GHANA SCHOOL AID
At our committee meeting, we decided that our funds do not warrant opening any windows for further applications for grants. We are very sorry about this.
A selection of funded projects:
GHANA SCHOOL AID
At our committee meeting, we decided that our funds do not warrant opening any windows for further applications for grants. We are very sorry about this.
A selection of funded projects:
24 people attended our zoom meeting, some far afield. We discussed feedback from schools, our finances, heard some reports from people recently back from Ghana and from Kofi Ohene, one of our representatives in Ghana. After a long service to GSA as Chairman, Ted Mayne is stepping down, becoming vice chair to the new chair, William Spooner. We expressed gratitude to Ted and a warm welcome to William. Ted’s final chair’s report is reproduced below, as is an extract from our hon. sec. Jo Hallett’s report.
Chairman’s Annual Report 2020-2021:
Every year about this time when I settle down to do my annual report, I ask myself “Where has the past year gone?” Time certainly flies, especially as we get older. That said, in spite of the speedy passing of time, for us the year has been both productive and enjoyable. Thanks to Zoom we have had our quarterly meetings and the pandemic has not dampened our enthusiasm or hindered our activities. However, we all hope that we shall be able to meet up in person before too long.
When I commented on the speed the years leave us behind, I am reminded of the year 2007, when I took over the chairman’s duties from Eric Earle, who is now in his mid-nineties, and the only surviving member of the original committee. Eric still takes a keen interest in our activities and I visit him regularly. He retains a fountain of knowledge going back to the Gold Coast days. Sadly, his dear wife Auriol died earlier this year and a tribute is included in our latest bulletin.
For some time I have been considering my future with Ghana School Aid. I have been a committee member for 25 years and Chairman for 14. I was fortunate to be able to work closely with Eric Earle. When he relinquished his Chairman’s duties in 2007, I immediately took over and have held the position ever since. For me, the time and effort has been all pleasure. I have discussed my future with the committee, who have agreed I can step down with effect from this meeting. We are very fortunate in that we have William Spooner on our committee who is willing to take over. William and his family have close connections with Ghana and he is just the person to introduce new ideas. Fortunately, he has youth on his side.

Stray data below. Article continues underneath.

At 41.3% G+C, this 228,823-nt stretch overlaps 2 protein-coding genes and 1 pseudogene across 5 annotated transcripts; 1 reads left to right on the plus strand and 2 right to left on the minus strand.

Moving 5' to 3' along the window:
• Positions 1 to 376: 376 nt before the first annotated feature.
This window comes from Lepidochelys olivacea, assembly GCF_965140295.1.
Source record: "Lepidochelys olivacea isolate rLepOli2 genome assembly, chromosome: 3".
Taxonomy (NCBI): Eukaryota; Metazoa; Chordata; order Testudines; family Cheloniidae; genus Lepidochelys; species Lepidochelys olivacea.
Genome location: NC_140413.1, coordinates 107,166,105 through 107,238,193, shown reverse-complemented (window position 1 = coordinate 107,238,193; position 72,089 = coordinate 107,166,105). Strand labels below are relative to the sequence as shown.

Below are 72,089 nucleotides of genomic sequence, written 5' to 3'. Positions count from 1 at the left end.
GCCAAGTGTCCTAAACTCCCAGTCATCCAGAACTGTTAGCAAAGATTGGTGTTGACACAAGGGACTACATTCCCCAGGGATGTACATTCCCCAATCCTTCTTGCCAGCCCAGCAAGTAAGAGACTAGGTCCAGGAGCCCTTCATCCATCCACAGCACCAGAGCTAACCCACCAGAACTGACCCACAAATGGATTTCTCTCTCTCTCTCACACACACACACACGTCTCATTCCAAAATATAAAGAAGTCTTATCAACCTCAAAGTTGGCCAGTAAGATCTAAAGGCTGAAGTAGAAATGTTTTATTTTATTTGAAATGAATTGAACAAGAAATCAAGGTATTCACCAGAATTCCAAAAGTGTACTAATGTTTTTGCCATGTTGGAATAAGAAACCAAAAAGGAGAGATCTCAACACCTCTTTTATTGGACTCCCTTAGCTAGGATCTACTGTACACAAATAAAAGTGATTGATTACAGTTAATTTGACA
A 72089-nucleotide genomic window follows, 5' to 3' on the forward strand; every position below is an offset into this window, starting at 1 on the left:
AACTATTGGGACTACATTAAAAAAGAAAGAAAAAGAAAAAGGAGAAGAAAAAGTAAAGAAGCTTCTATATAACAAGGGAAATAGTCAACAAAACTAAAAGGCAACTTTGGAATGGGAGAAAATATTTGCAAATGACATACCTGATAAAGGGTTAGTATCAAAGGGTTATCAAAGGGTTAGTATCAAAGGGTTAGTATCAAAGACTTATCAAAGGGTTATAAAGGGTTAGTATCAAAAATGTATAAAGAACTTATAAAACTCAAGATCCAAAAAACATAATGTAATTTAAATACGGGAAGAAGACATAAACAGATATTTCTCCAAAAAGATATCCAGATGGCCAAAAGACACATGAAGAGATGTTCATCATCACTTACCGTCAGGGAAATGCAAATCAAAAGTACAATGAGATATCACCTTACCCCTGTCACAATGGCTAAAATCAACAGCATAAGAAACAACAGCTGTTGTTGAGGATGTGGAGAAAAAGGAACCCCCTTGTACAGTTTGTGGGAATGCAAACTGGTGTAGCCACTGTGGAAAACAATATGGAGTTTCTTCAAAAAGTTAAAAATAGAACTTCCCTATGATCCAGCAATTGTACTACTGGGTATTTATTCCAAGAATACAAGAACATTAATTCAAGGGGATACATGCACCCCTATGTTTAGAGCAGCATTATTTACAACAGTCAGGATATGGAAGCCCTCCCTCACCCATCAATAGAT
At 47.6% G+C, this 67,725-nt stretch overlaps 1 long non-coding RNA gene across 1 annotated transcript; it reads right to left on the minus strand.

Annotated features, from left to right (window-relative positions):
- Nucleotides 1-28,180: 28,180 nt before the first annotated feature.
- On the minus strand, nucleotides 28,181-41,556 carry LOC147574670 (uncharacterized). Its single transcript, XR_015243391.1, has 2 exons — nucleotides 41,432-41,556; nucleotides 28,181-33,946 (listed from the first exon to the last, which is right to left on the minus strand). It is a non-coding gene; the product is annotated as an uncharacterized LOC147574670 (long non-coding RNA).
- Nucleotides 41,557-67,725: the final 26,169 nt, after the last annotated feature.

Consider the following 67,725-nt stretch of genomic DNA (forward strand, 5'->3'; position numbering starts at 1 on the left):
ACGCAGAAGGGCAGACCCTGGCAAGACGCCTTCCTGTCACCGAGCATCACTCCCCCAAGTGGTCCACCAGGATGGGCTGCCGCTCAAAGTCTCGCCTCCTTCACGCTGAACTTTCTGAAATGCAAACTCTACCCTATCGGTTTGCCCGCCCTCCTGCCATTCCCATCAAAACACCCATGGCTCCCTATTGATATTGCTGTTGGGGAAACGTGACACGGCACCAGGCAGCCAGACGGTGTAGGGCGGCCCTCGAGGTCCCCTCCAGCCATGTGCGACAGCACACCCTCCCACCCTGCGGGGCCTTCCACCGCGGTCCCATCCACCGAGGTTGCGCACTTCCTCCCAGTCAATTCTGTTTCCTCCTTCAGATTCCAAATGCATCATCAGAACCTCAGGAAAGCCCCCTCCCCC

Our recent newsletter includes reports on our latest projects and we have provided funds to build a number of much needed toilet blocks in a selection of rural schools. I am happy to say that, thanks to increased funding, we have given away more funds than in the past. Some of the projects have been quite ambitious and fortunately we have our Ghanaian members who are carefully monitoring our efforts. Here I pay tribute to Kofi Ohene, Alhassan Baako and Patrick Nyanteh. Our website is frequently updated, which means that our activities are there for all to see.
As I said, our work is well documented on our website and this becoming our main source of income. This is encouraging, but it does give our treasurer plenty to do. Jo Hallett has been a marvellous secretary and Penny Sewell keeps our website up-to-date. Jennifer MacDougall, once more, has produced an excellent bulletin. These are just a few whose efforts ensure that the operation is well oiled. The Charity Commission are pleased with the way we operate and nearly all our income goes into our projects. Very little goes towards expenses and all of us give much of our free time. This I know will continue. The charity is in good hands. For me, my involvement has been all pleasure and I shall support our new chairman as he takes over the reins.
I close by sending thanks to all those involved and I know that Ghana School Aid will flourish in the years ahead. Bless you all.
Extract from our secretary’s report:
In the year 2021 -2021, we were able to give grants to 23 schools or projects, nearly all for toilets and sanitation, as this has been our focus for the past two years. During the “application window” of October 2019, we had 62 applications; in October 2020 we had over 70 more. It is clear that the need is very great; I have been sent photos of some dreadful facilities, and many schools have none at all. The effects are particularly severe for girl pupils and female teachers dealing with menstruation, but also have implications for the spread of disease.
We held the meeting via Zoom. The most important item of business concerned grants awarded and to be awarded. We reviewed with pleasure the feedback we had received from schools and agreed a list of applications that had remained outstanding from our previous meeting. in recent years we have benefited from some generous legacies, but lately our income has fallen, yet applications for grants keep rising! We therefore decided, with much regret, that, for the time being, application should be by invitation only.
The schools which benefited from grants this time are: Asuofa DA Basic; Aperade Senior High; Akrodie lslamic; Manhyia No 1 Basic; Baaleyiri RC Basic; Diasibe AME Zion Primary; Ankoma DA Basic; Nyame Nti DA Basic; Anyinasuso EA Primary; Sampa Methodist Primary; Otabilkrom DA Primary; Abonse Presbyterian Basic.